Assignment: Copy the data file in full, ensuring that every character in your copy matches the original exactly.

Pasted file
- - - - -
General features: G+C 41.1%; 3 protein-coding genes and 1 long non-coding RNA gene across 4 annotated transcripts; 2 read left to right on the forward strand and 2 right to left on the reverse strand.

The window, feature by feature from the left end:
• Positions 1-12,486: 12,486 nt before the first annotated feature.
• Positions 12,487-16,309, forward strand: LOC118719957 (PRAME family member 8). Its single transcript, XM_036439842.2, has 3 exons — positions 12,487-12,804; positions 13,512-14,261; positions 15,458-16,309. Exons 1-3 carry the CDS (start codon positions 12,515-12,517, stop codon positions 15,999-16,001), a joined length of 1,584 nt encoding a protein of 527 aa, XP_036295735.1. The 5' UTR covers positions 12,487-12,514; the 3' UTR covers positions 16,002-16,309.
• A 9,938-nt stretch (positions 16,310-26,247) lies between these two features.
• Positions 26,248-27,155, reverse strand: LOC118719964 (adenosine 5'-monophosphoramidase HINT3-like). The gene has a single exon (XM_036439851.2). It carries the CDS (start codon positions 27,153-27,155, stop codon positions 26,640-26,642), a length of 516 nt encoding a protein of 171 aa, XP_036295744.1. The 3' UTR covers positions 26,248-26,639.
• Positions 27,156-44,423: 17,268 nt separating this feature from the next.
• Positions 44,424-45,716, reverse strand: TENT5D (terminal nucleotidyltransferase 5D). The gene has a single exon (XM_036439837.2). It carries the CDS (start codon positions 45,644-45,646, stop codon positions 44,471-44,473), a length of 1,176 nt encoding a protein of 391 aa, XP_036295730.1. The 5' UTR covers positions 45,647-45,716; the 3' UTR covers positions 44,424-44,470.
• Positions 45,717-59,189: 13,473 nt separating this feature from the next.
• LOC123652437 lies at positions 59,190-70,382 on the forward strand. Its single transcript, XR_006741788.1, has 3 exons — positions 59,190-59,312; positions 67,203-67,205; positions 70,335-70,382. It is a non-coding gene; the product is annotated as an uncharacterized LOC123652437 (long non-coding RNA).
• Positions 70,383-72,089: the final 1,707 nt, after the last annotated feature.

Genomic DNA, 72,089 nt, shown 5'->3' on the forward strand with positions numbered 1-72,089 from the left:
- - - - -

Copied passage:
General features: G+C 41.1%; 3 protein-coding genes and 1 long non-coding RNA gene across 4 annotated transcripts; 2 read left to right on the forward strand and 2 right to left on the reverse strand.

The window, feature by feature from the left end:
• Positions 1-12,486: 12,486 nt before the first annotated feature.
• Positions 12,487-16,309, forward strand: LOC118719957 (PRAME family member 8). Its single transcript, XM_036439842.2, has 3 exons — positions 12,487-12,804; positions 13,512-14,261; positions 15,458-16,309. Exons 1-3 carry the CDS (start codon positions 12,515-12,517, stop codon positions 15,999-16,001), a joined length of 1,584 nt encoding a protein of 527 aa, XP_036295735.1. The 5' UTR covers positions 12,487-12,514; the 3' UTR covers positions 16,002-16,309.
• A 9,938-nt stretch (positions 16,310-26,247) lies between these two features.
• Positions 26,248-27,155, reverse strand: LOC118719964 (adenosine 5'-monophosphoramidase HINT3-like). The gene has a single exon (XM_036439851.2). It carries the CDS (start codon positions 27,153-27,155, stop codon positions 26,640-26,642), a length of 516 nt encoding a protein of 171 aa, XP_036295744.1. The 3' UTR covers positions 26,248-26,639.
• Positions 27,156-44,423: 17,268 nt separating this feature from the next.
• Positions 44,424-45,716, reverse strand: TENT5D (terminal nucleotidyltransferase 5D). The gene has a single exon (XM_036439837.2). It carries the CDS (start codon positions 45,644-45,646, stop codon positions 44,471-44,473), a length of 1,176 nt encoding a protein of 391 aa, XP_036295730.1. The 5' UTR covers positions 45,647-45,716; the 3' UTR covers positions 44,424-44,470.
• Positions 45,717-59,189: 13,473 nt separating this feature from the next.
• LOC123652437 lies at positions 59,190-70,382 on the forward strand. Its single transcript, XR_006741788.1, has 3 exons — positions 59,190-59,312; positions 67,203-67,205; positions 70,335-70,382. It is a non-coding gene; the product is annotated as an uncharacterized LOC123652437 (long non-coding RNA).
• Positions 70,383-72,089: the final 1,707 nt, after the last annotated feature.

Genomic DNA, 72,089 nt, shown 5'->3' on the forward strand with positions numbered 1-72,089 from the left: